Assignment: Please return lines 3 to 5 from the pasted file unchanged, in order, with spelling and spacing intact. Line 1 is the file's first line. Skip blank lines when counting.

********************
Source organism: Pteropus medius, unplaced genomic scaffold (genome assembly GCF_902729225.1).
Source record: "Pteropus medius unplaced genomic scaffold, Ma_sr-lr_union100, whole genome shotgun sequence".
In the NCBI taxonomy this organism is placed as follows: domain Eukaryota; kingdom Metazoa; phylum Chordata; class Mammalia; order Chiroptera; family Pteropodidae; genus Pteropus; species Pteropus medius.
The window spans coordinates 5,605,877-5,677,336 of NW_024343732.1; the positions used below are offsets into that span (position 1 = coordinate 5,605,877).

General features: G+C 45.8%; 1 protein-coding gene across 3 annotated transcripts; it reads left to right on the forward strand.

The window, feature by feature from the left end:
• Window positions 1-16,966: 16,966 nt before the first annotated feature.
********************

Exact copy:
In the NCBI taxonomy this organism is placed as follows: domain Eukaryota; kingdom Metazoa; phylum Chordata; class Mammalia; order Chiroptera; family Pteropodidae; genus Pteropus; species Pteropus medius.
The window spans coordinates 5,605,877-5,677,336 of NW_024343732.1; the positions used below are offsets into that span (position 1 = coordinate 5,605,877).

General features: G+C 45.8%; 1 protein-coding gene across 3 annotated transcripts; it reads left to right on the forward strand.